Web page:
iRobot Roomba 690 vs. 960 — Our Thoughts
When comparing the 690 vs. 960, it’s immediately apparent that the 960 is the superior device. With a whole host of intelligent features due to updated technology and more efficient cleaning from rubber rollers that replace traditional brushes, it just does a better job overall at delivering a comprehensive smart vacuuming experience.
With that said, you have to compare the 690 and 960 with one major point in mind: the price. If cost is no concern, we highly recommend the 960. For most of us, however, a robot vacuum is a significant investment as is — and the newer Roomba models are significantly more expensive than previous generations.
When you dig past all the bells and whistles on the 960, does it really deliver a much better clean than the older 690? In testing it didn’t seem like there was a significant increase in performance with the newer Roomba. There were definitely disparities in how well the vacuum was able to navigate a room, but when it comes down to actually picking up dirt and debris, the two models are surprisingly similar. It’s important not to discount the benefits that superior navigation offer, but the 690 definitely performs admirably given its far more affordable pricing.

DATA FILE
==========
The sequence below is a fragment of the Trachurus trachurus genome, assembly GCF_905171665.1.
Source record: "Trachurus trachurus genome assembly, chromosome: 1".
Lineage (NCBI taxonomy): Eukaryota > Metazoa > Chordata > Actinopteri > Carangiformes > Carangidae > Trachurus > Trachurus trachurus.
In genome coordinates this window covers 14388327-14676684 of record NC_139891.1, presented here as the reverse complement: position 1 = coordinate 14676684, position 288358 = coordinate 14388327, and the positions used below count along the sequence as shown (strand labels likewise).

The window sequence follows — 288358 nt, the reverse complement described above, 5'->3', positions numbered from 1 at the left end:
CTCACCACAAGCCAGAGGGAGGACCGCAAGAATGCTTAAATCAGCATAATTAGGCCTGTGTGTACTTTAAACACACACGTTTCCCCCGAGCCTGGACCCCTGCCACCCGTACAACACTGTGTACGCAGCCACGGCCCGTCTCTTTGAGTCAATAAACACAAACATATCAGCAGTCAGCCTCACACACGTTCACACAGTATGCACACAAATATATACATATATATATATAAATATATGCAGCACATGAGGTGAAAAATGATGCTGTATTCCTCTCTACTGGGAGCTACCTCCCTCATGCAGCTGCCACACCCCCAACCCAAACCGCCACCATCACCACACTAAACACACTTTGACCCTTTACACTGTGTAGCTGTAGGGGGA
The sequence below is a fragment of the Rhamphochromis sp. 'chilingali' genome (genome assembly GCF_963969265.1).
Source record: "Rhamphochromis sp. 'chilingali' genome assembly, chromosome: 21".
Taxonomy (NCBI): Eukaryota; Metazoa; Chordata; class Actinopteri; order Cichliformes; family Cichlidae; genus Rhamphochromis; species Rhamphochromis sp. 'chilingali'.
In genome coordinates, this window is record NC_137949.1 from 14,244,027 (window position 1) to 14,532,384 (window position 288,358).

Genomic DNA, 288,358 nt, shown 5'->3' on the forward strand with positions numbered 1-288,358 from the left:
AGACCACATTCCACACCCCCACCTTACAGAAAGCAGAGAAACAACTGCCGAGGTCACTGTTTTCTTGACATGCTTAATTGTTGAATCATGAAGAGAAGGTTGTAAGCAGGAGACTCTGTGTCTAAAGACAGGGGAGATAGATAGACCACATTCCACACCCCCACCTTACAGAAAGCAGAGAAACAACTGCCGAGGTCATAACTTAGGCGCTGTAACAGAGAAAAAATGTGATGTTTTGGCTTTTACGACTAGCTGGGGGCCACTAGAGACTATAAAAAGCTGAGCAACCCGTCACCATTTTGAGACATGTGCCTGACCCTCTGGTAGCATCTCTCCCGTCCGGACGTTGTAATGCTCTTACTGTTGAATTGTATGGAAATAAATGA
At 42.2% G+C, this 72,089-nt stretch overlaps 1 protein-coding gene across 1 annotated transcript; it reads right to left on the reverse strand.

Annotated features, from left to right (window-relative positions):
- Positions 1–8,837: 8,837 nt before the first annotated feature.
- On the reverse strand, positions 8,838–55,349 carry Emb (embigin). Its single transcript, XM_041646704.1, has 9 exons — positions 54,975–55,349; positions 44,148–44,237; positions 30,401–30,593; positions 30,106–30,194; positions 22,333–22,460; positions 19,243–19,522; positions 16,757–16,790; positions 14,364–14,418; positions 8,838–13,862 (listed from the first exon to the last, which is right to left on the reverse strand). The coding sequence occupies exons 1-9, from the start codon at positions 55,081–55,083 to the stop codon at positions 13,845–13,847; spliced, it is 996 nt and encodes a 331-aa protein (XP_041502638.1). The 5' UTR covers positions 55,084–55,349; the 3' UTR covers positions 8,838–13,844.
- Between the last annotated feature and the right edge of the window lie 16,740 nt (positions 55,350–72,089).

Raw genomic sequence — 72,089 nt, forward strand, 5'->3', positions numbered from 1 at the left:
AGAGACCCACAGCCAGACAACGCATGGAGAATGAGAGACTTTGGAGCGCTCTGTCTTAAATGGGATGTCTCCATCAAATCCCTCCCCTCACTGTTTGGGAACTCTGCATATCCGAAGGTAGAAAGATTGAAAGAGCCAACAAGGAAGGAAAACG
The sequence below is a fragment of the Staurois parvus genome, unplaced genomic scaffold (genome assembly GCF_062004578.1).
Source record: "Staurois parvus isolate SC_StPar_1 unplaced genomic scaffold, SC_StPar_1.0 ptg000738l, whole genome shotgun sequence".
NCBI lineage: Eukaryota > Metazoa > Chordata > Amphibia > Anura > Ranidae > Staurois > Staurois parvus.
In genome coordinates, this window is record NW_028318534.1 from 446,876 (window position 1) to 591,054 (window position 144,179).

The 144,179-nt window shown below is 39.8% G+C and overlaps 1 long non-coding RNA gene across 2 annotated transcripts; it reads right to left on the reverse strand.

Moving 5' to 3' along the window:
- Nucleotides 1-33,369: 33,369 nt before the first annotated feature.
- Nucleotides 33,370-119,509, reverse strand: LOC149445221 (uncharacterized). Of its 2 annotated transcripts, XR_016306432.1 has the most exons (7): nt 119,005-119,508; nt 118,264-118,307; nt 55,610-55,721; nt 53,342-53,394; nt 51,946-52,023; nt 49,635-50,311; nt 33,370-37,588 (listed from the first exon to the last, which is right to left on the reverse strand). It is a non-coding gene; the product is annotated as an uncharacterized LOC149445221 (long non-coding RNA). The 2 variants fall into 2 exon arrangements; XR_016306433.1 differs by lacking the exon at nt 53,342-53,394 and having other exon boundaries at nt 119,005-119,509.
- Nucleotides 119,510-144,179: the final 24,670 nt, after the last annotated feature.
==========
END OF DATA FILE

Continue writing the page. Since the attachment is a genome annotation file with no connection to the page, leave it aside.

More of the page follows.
Ultimately, it’s a little difficult to say which product is truly the better buy. It’s really going to depend on what is most important to you when shopping for a new vacuum. If you’re looking for the ultimate in convenience and a truly hands-off experience, the 960 is likely the perfect fit for you. If you’re looking to save some cash and still get a Roomba that gets the job done, however, the 690 is certainly a viable entry-level option.
Last update on 2019-11-15 at 10:09 / Affiliate links / Images from Amazon Product Advertising API